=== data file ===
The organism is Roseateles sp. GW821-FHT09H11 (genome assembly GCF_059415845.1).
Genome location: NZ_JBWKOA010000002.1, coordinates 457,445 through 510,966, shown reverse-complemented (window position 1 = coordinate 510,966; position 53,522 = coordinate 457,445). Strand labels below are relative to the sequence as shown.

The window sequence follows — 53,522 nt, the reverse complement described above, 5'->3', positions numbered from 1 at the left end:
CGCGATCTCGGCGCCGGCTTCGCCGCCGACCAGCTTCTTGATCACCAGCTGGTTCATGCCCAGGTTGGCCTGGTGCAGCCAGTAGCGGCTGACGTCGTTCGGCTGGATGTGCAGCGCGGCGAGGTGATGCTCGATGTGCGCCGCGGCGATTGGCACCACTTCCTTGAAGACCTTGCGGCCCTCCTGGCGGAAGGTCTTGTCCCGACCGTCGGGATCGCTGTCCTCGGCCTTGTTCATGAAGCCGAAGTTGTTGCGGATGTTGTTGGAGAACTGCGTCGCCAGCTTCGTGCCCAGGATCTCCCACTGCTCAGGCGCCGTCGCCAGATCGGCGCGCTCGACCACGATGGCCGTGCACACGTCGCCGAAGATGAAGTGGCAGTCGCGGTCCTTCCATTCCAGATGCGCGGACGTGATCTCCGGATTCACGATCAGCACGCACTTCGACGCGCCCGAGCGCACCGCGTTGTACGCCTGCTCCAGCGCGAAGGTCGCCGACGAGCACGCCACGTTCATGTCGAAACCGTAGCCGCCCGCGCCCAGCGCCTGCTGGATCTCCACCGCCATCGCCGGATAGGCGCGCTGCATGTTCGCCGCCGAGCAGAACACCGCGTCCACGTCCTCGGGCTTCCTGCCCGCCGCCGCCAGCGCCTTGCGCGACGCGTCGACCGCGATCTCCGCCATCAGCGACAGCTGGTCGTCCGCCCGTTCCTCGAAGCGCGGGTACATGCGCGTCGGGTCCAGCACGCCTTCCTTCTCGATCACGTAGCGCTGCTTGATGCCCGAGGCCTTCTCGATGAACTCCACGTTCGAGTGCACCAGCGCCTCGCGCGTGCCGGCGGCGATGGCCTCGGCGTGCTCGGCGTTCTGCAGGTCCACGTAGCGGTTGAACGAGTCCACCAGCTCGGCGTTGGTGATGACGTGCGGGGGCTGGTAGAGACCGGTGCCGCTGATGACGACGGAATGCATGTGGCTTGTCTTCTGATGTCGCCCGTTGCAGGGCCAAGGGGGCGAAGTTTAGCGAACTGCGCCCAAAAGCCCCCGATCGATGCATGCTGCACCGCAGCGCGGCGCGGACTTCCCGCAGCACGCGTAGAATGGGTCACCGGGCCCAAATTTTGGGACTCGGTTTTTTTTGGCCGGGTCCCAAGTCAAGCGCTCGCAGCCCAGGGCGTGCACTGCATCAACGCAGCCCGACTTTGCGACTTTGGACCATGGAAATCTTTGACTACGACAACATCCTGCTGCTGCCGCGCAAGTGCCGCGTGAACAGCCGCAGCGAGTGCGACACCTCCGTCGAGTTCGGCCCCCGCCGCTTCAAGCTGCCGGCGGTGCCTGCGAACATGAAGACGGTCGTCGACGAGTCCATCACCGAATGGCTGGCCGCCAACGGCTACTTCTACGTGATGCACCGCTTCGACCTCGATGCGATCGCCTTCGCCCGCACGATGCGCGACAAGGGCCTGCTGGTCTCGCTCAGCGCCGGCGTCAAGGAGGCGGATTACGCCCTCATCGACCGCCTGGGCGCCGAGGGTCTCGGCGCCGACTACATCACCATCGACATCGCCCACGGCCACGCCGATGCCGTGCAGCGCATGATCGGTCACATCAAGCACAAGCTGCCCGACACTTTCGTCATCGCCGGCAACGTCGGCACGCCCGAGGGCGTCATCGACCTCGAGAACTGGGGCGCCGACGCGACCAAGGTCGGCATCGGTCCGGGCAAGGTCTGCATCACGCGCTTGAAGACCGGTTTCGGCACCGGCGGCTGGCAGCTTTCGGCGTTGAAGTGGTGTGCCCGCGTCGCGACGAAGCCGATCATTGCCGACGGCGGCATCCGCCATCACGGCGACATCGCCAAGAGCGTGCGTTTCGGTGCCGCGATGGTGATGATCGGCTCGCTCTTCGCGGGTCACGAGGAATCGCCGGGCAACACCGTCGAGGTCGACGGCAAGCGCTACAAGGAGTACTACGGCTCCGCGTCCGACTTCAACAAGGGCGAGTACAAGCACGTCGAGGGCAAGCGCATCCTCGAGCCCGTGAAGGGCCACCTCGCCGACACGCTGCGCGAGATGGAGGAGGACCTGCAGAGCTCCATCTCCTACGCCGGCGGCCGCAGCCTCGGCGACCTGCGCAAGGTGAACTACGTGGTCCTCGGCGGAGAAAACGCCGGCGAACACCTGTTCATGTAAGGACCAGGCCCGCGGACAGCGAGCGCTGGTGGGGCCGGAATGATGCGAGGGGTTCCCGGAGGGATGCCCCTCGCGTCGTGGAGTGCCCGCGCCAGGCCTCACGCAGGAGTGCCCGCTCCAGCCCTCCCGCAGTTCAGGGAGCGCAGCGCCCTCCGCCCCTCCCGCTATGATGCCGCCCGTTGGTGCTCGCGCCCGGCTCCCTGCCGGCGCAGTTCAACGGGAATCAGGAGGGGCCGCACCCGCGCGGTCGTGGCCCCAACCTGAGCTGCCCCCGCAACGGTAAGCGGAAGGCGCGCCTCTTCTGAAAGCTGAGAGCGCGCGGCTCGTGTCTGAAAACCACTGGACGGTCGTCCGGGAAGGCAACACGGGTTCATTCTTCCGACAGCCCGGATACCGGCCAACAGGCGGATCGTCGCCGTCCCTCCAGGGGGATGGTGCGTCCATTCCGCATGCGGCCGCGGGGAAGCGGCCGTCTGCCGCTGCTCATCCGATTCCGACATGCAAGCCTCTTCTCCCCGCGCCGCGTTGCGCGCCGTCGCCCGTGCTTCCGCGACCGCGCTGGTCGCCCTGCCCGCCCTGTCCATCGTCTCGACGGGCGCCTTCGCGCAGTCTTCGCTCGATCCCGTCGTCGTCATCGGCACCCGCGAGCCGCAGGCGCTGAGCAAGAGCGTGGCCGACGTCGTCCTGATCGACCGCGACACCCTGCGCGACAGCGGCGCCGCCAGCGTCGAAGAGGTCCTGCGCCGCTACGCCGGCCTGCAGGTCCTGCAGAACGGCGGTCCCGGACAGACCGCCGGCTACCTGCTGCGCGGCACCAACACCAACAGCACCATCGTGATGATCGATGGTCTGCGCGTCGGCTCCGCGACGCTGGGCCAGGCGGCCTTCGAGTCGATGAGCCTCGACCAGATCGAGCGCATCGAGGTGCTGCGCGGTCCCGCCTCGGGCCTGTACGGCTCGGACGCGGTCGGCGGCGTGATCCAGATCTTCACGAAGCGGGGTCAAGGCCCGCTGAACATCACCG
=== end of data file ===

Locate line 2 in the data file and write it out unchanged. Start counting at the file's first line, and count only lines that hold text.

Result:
Genome location: NZ_JBWKOA010000002.1, coordinates 457,445 through 510,966, shown reverse-complemented (window position 1 = coordinate 510,966; position 53,522 = coordinate 457,445). Strand labels below are relative to the sequence as shown.